Actuarial Outpost > MFE SOA sample question 48
 Register Blogs Wiki FAQ Calendar Search Today's Posts Mark Forums Read
 FlashChat Actuarial Discussion Preliminary Exams CAS/SOA Exams Cyberchat Around the World Suggestions

IMMEDIATE NEED - Multiple Retained Actuarial Jobs
Apply now at www.DWSimpson.com/jobs/retained

#1
04-28-2009, 09:32 AM
 Samad3 Member Join Date: Feb 2006 Posts: 53
SOA sample question 48

ds1/s1 = .06dt + .02dZ
ds2/s2 = .03dt + k * dZ

s1(0) = 100
s2(0) = 50

Stocks are non-dividend and r=.04.

Want to contruct zero-investment, risk-free portfolio with stocks and risk-free bonds. Have 1 share of Stock 1 in portfolio, how many shares of Stock 2 do we need to buy?

My approach was to solve this by using the abitrage strategy for sharpe ratios. (If share ratio 1>sharpe ratio 2, buy 1/S(1)*sigma1, sell 1/S(2)sigma2 and lend ...) I got the question wrong because I missed that selling -4 shares of stock 2 equals buying 4 shares.

The part I don't understand is I thought two perfectly correlated assets had the same sharpe ratio. (both have dZ so that means they are perfectly correlated?). It seems contradictory to solve this problem as an Arbitrage problem after we have already set the sharpe ratios equal to eachother to solve for k. How do we decide Stock 1 has the higher sharpe ratio, I thought they were equal?
#2
04-28-2009, 11:01 AM
 Abraham Weishaus Member SOA AAA Join Date: Oct 2001 Posts: 6,195

I'm not sure what your problem is. The Sharpe ratios ARE equal, arbitrage is impossible, and therefore you immediately know that the risk-free portfolio you construct must earn 4%, which gives you the answer.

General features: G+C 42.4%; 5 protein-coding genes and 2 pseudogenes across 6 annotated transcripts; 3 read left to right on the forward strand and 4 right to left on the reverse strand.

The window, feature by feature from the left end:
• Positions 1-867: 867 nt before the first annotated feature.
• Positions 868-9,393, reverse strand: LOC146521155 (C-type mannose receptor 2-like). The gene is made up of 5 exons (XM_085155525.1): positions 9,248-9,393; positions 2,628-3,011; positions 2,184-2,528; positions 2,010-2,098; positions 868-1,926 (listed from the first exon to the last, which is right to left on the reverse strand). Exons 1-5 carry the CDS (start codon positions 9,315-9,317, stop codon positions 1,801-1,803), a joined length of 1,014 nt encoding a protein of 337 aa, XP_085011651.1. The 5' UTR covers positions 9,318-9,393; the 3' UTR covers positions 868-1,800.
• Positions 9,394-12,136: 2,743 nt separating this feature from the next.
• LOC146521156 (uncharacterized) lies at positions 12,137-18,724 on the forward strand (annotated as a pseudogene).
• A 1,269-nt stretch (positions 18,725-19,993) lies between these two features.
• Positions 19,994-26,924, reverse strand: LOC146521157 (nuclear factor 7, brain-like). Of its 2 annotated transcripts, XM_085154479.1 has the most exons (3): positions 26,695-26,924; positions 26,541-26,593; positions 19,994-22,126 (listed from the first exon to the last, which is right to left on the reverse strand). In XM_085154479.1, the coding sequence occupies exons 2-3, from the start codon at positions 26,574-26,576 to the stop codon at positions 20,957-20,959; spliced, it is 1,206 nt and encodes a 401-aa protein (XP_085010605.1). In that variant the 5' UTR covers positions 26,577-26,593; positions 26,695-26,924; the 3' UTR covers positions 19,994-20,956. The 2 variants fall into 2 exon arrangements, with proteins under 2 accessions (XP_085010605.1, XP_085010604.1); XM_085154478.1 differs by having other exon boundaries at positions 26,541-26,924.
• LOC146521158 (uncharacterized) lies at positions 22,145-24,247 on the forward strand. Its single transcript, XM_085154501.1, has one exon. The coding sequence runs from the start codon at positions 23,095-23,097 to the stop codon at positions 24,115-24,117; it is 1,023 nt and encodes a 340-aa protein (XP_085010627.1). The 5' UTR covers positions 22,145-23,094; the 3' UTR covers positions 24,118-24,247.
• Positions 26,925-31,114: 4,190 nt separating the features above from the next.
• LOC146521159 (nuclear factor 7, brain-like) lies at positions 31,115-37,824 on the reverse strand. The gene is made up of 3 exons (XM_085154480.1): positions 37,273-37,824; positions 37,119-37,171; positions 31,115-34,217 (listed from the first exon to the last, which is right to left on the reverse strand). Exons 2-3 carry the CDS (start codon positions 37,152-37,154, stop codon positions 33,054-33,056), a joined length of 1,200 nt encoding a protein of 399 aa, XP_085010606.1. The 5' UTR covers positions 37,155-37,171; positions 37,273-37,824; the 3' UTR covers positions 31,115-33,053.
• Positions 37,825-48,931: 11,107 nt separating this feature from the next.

#3
04-28-2009, 02:40 PM
 Samad3 Member Join Date: Feb 2006 Posts: 53

I thought I was solving it correctly by doing the following:

=.5
But told we have 1 share of Stock 1 so scale this up
=.5 x (2) = 1

Need to sell 1/(50*-.01) Shares of S2
=-2
Scale up by same factor
=-2*2 = -4.

Sell -4 should mean buy 4 shares of S2. (There would also be an amount to lend)

I think this is the correct answer but I think my reasoning in using this approach is off. Doesn't SRatio #1 > SRatio #2 need to be valid to use this approach?
#4
04-28-2009, 07:49 PM
 Abraham Weishaus Member SOA AAA Join Date: Oct 2001 Posts: 6,195

No, you're just saying the same thing. You've constructed a risk-free portfolio, and since the Sharpe ratios are equal, it will only earn the risk-free rate. The proof that the Sharpe ratios are equal is if they weren't, the portfolio you constructed would earn less than the risk-free rate, so you could sell it, invest the money risk-free, and have a guaranteed profit at no cost.

 Thread Tools Display Modes Linear Mode

 Posting Rules You may not post new threads You may not post replies You may not post attachments You may not edit your posts BB code is On Smilies are On [IMG] code is On HTML code is Off

All times are GMT -4. The time now is 07:30 AM.

 -- Default Style - Fluid Width ---- Default Style - Fixed Width ---- Old Default Style ---- Easy on the eyes ---- Smooth Darkness ---- Chestnut ---- Apple-ish Style ---- If Apples were blue ---- If Apples were green ---- If Apples were purple ---- Halloween 2007 ---- B&W ---- Halloween ---- AO Christmas Theme ---- Turkey Day Theme ---- AO 2007 beta ---- 4th Of July Contact Us - Actuarial Outpost - Archive - Privacy Statement - Top